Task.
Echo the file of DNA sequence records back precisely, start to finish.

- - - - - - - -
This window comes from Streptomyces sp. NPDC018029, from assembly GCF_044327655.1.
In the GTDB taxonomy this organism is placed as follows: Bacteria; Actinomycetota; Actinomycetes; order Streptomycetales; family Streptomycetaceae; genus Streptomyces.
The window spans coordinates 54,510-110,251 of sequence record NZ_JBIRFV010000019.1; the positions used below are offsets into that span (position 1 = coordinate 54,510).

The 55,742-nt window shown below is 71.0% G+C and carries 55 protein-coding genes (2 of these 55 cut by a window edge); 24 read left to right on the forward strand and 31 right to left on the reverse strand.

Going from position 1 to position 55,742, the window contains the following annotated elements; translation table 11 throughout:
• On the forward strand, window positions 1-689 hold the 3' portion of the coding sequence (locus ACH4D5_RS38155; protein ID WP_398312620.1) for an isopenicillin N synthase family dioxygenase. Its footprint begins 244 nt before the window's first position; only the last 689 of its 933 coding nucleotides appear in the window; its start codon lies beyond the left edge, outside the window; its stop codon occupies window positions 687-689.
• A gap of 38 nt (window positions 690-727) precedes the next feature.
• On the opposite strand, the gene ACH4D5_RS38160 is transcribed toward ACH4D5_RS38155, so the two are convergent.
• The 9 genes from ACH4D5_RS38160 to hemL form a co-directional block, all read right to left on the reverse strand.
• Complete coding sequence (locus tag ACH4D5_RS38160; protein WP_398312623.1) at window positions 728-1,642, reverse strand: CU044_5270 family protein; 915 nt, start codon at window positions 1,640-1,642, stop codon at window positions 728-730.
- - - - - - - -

This window comes from Streptomyces sp. NPDC018029, from assembly GCF_044327655.1.
In the GTDB taxonomy this organism is placed as follows: Bacteria; Actinomycetota; Actinomycetes; order Streptomycetales; family Streptomycetaceae; genus Streptomyces.
The window spans coordinates 54,510-110,251 of sequence record NZ_JBIRFV010000019.1; the positions used below are offsets into that span (position 1 = coordinate 54,510).

The 55,742-nt window shown below is 71.0% G+C and carries 55 protein-coding genes (2 of these 55 cut by a window edge); 24 read left to right on the forward strand and 31 right to left on the reverse strand.

Going from position 1 to position 55,742, the window contains the following annotated elements; translation table 11 throughout:
• On the forward strand, window positions 1-689 hold the 3' portion of the coding sequence (locus ACH4D5_RS38155; protein ID WP_398312620.1) for an isopenicillin N synthase family dioxygenase. Its footprint begins 244 nt before the window's first position; only the last 689 of its 933 coding nucleotides appear in the window; its start codon lies beyond the left edge, outside the window; its stop codon occupies window positions 687-689.
• A gap of 38 nt (window positions 690-727) precedes the next feature.
• On the opposite strand, the gene ACH4D5_RS38160 is transcribed toward ACH4D5_RS38155, so the two are convergent.
• The 9 genes from ACH4D5_RS38160 to hemL form a co-directional block, all read right to left on the reverse strand.
• Complete coding sequence (locus tag ACH4D5_RS38160; protein WP_398312623.1) at window positions 728-1,642, reverse strand: CU044_5270 family protein; 915 nt, start codon at window positions 1,640-1,642, stop codon at window positions 728-730.